When the legislature codifies principles of common law, it can be perceived as a pruning of the living tree, helping to direct the law in growing in a specific direction, and sometimes preventing it from growing in other directions entirely.
The area of occupier’s liability is a perfect example of this. The Supreme Court of Canada conducted an exercise of statutory interpretation over the Occupier’s Liability Act, which was created in 1980, in the 1991 case of Waldick v. Malcolm. At the time, provincial legislatures across Canada were attempting to consolidate this area of law in their respective jurisdictions.
The Act made a specific point of overriding the existing common law principles,
In this Act,
(a) a person who is in physical possession of premises, or
(b) a person who has responsibility for and control over the condition of premises or the activities there carried on, or control over persons allowed to enter the premises,
despite the fact that there is more than one occupier of the same premises; (“occupant”)
“premises” means lands and structures, or either of them, and includes,
(b) ships and vessels,
(c) trailers and portable structures designed or used for residence, business or shelter,
(d) trains, railway cars, vehicles and aircraft, except while in operation. (“lieux”)
Common law duty of care superseded
this Act applies in place of the rules of the common law that determine the care that the occupier of premises at common law is required to show for the purpose of determining the occupier’s liability in law in respect of dangers to persons entering on the premises or the property brought on the premises by those persons.Subject to section 9,
Justice Iaccobucci stated in this case,
In general terms, the Act sets out the duty of care owed by occupiers of premises to persons who come onto those premises and specifies certain exceptions to the prescribed duty of care. As this appeal is the first involving the Act to reach this Court and as several provinces have similar statutory regimes, it is important to clarify the scope of the duties owed by occupiers to their visitors.
In analyzing the Act, the Court looked at the 1972 Ontario Law Reform Commission Report on Occupiers’ Liability,
These extracts emphasize that one of the principal purposes of the legislation was to replace the somewhat obtuse common law of occupiers’ liability by a generalized duty of care based on the “neighbour” principle set down in Donoghue v. Stevenson,  A.C. 562. Blair J.A., at p. 722, also quoted Professor Fleming from The Law of Torts, (7th ed. 1987), at p. 450, as to the success of the reform brought to this area of the law by occupiers’ liability legislation:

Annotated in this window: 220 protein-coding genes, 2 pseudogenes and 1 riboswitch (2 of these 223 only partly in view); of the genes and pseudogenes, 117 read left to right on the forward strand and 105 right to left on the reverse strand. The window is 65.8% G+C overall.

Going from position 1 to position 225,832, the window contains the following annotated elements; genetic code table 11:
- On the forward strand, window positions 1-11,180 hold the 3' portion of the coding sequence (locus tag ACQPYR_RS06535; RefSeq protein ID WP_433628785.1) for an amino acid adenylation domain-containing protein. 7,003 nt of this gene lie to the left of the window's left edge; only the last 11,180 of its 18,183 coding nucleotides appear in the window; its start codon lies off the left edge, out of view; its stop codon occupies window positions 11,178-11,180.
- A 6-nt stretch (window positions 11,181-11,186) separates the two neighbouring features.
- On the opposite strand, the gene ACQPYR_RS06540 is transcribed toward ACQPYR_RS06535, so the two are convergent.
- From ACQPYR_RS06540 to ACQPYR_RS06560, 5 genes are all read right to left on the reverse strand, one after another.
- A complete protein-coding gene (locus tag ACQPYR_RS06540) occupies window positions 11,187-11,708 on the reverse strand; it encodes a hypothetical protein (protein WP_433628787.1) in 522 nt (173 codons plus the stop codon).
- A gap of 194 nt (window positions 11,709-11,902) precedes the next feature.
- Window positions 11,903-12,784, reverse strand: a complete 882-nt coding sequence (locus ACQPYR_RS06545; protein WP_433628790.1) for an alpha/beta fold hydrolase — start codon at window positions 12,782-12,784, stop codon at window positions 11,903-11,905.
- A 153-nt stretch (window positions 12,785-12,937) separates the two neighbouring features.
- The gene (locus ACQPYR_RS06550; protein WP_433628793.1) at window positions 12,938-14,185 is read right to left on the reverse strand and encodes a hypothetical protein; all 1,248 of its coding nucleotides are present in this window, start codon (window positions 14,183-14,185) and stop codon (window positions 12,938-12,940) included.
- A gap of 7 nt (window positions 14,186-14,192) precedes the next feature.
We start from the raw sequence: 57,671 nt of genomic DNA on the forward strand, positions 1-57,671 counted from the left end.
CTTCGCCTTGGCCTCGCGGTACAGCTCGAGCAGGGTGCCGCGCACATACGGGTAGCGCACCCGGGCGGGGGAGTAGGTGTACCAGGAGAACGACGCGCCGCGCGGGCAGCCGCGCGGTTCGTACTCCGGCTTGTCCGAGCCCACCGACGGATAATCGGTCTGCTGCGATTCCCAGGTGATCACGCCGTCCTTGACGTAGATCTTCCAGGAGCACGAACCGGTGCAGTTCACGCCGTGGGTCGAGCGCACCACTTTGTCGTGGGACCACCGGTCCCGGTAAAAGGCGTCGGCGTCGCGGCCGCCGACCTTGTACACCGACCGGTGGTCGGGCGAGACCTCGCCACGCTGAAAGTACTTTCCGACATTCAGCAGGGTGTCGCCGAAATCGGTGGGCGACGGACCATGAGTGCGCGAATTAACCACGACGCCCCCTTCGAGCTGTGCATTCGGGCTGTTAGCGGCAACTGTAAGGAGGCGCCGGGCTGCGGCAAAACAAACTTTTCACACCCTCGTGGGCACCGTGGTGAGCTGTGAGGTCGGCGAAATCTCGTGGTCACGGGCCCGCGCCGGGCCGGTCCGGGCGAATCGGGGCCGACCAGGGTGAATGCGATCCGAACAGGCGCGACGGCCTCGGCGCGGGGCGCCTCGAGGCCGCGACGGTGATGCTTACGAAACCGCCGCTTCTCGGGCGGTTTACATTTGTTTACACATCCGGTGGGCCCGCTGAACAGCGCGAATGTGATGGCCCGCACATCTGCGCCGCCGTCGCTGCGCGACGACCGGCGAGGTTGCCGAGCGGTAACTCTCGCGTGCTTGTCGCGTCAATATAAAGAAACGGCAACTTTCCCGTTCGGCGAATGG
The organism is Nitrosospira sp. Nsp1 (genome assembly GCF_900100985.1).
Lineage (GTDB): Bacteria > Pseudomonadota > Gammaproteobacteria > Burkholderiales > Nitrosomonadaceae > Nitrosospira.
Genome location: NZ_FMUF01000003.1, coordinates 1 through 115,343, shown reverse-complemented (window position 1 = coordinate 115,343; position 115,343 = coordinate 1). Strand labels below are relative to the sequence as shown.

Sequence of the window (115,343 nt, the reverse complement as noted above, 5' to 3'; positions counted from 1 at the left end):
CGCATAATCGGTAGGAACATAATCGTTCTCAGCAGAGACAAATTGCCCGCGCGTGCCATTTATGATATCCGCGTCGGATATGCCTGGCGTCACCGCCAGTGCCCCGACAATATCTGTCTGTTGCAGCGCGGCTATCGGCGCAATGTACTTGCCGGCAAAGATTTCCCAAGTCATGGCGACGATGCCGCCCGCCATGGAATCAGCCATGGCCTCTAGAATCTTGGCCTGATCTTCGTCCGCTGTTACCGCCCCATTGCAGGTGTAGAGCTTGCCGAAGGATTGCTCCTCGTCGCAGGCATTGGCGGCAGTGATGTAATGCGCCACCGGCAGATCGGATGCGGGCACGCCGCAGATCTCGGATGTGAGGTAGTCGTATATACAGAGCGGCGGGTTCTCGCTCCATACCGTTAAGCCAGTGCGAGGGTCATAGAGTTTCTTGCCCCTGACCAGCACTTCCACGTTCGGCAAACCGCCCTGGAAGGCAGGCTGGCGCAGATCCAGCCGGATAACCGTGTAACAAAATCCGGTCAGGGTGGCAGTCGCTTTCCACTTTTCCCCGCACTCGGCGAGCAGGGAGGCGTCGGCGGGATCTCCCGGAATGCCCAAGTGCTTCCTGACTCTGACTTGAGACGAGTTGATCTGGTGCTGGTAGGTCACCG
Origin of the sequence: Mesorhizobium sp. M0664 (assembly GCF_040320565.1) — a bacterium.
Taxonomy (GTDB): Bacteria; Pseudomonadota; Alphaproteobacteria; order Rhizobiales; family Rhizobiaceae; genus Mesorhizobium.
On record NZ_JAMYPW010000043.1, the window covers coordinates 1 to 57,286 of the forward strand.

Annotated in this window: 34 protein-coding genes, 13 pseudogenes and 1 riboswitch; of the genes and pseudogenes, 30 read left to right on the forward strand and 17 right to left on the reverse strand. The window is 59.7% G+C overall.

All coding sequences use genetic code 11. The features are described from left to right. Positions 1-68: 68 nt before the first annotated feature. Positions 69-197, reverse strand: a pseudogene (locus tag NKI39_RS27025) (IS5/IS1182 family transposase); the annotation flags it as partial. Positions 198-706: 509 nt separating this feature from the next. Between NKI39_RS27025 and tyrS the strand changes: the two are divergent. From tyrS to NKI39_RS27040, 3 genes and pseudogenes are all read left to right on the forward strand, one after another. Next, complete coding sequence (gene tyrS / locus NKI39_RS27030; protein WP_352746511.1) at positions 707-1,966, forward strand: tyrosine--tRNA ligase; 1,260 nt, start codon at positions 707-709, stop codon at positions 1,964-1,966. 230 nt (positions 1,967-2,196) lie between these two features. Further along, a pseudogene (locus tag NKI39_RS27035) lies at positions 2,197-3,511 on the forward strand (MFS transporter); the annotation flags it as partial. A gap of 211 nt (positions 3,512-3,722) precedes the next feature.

Its central feature was to abandon the timorous distinction between categories of entrants and subsume the law of occupiers to the unifying principle of a “common duty of care”. The dearth of reported decisions over 25 years of operation bespeaks success in at least one of its objectives.
Despite these reforms to the duty of care, the Court was not willing to allow the legislation to subsume the common law defences of occupiers’ liability, as they were conspicuously absent from the section of the Act quoted above,
I am of the view that the Act was not intended to effect a wholesale displacement of the common law defences to liability, and it is significant that no mention is made of common law defences in s. 2. Reinforcement of this view is found when one asks why this area of law should entail a defence other than volenti which is applicable to negligence actions generally. There does not appear to be anything special about occupiers’ liability that warrants a departure from the widely accepted volenti doctrine.
[emphasis in the original]
Almost 25 years after Waldrick, these principles were recently revisited and affirmed by the Ontario Court of Appeal in MacKay v. Starbucks Corporation.
The facts of this case are not remarkable. The plaintiff experienced injuries as a result of a slip and fall that occurred on a sidewalk or patio that was adjacent to the Starbucks.
Although the plaintiff had dismissed her action against the city, the landlord and the landscape contractor the parties could not agree as to,
(a) whether the patio was a common element or common area of the shopping centre that the landlord had a contractual obligation under the lease to maintain for ice and snow,
(b) whether Starbucks was an Occupier of the patio, or